Tag Archives: collaboration

10 Skills Children Learn from the Arts

kids-paint-hands-art

By Lisa Phillips

1. Creativity – Being able to think on your feet, approach tasks from different perspectives and think ‘outside of the box’ will distinguish your child from others. In an arts program, your child will be asked to recite a monologue in 6 different ways, create a painting that represents a memory, or compose a new rhythm to enhance a piece of music. If children have practice thinking creatively, it will come naturally to them now and in their future career.

2. Confidence – The skills developed through theater, not only train you how to convincingly deliver a message, but also build the confidence you need to take command of the stage. Theater training gives children practice stepping out of their comfort zone and allows them to make mistakes and learn from them in rehearsal. This process gives children the confidence to perform in front of large audiences.

child problem solving3. Problem Solving – Artistic creations are born through the solving of problems. How do I turn this clay into a sculpture? How do I portray a particular emotion through dance? How will my character react in this situation? Without even realizing it kids that participate in the arts are consistently being challenged to solve problems. All this practice problem solving develops children’s skills in reasoning and understanding. This will help develop important problem-solving skills necessary for success in any career.
4. Perseverance – When a child picks up a violin for the first time, she/he knows that playing Bach right away is not an option; however, when that child practices, learns the skills and techniques and doesn’t give up, that Bach concerto is that much closer. In an increasingly competitive world, where people are being asked to continually develop new skills, perseverance is essential to achieving success.

5. Focus – The ability to focus is a key skill developed through ensemble work. Keeping a balance between listening and contributing involves a great deal of concentration and focus. It requires each participant to not only think about their role, but how their role contributes to the big picture of what is being created. Recent research has shown that participation in the arts improves children’s abilities to concentrate and focus in other aspects of their lives.

child dance class6. Non-Verbal Communication – Through experiences in theater and dance education, children learn to breakdown the mechanics of body language. They experience different ways of moving and how those movements communicate different emotions. They are then coached in performance skills to ensure they are portraying their character effectively to the audience.

7. Receiving Constructive Feedback – Receiving constructive feedback about a performance or visual art piece is a regular part of any arts instruction. Children learn that feedback is part of learning and it is not something to be offended by or to be taken personally. It is something helpful. The goal is the improvement of skills and evaluation is incorporated at every step of the process. Each arts discipline has built in parameters to ensure that critique is a valuable experience and greatly contributes to the success of the final piece.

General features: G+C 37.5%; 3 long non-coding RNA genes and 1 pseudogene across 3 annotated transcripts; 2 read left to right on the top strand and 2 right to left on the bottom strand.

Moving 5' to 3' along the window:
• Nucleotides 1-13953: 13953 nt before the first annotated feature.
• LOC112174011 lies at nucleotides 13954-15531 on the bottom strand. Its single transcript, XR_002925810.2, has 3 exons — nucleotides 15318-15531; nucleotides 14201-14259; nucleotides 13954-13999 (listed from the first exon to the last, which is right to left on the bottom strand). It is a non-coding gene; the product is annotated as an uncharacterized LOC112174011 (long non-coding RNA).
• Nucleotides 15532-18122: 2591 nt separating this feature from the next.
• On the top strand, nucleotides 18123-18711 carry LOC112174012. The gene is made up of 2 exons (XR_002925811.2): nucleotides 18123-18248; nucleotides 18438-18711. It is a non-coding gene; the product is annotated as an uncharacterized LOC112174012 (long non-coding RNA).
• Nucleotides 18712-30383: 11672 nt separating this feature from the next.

Children-Arts 1

8. Collaboration – Most arts disciplines are collaborative in nature. Through the arts, children practice working together, sharing responsibility, and compromising with others to accomplish a common goal. When a child has a part to play in a music ensemble, or a theater or dance production, they begin to understand that their contribution is necessary for the success of the group. Through these experiences children gain confidence and start to learn that their contributions have value even if they don’t have the biggest role.

9. Dedication – When kids get to practice following through with artistic endeavors that result in a finished product or performance, they learn to associate dedication with a feeling of accomplishment. They practice developing healthy work habits of being on time for rehearsals and performances, respecting the contributions of others, and putting effort into the success of the final piece. In the performing arts, the reward for dedication is the warm feeling of an audience’s applause that comes rushing over you, making all your efforts worthwhile.

10. Accountability – When children practice creating something collaboratively they get used to the idea that their actions affect other people. They learn that when they are not prepared or on-time, that other people suffer. Through the arts, children also learn that it is important to admit that you made a mistake and take responsibility for it. Because mistakes are a regular part of the process of learning in the arts, children begin to see that mistakes happen. We acknowledge them, learn from them and move on.

Lisa Phillips

Lisa Phillips

Lisa Philips is the author of The Artistic Edge: 7 Skills Children Need to Succeed in an Increasingly Right Brain World.

A Playwright’s Career Doesn’t Make Cents But Has Deeper Value

Michael Elyanow

by Michael Elyanow

We hear it a lot about playwriting—that there’s no money in it. Whether or not that’s actually true, I had the opportunity to talk about this issue recently when I met with a young playwright, a senior at Northwestern University’s Creative Writing for the Media Program, who wanted to pick my brain about how I’ve managed to make it as a career playwright.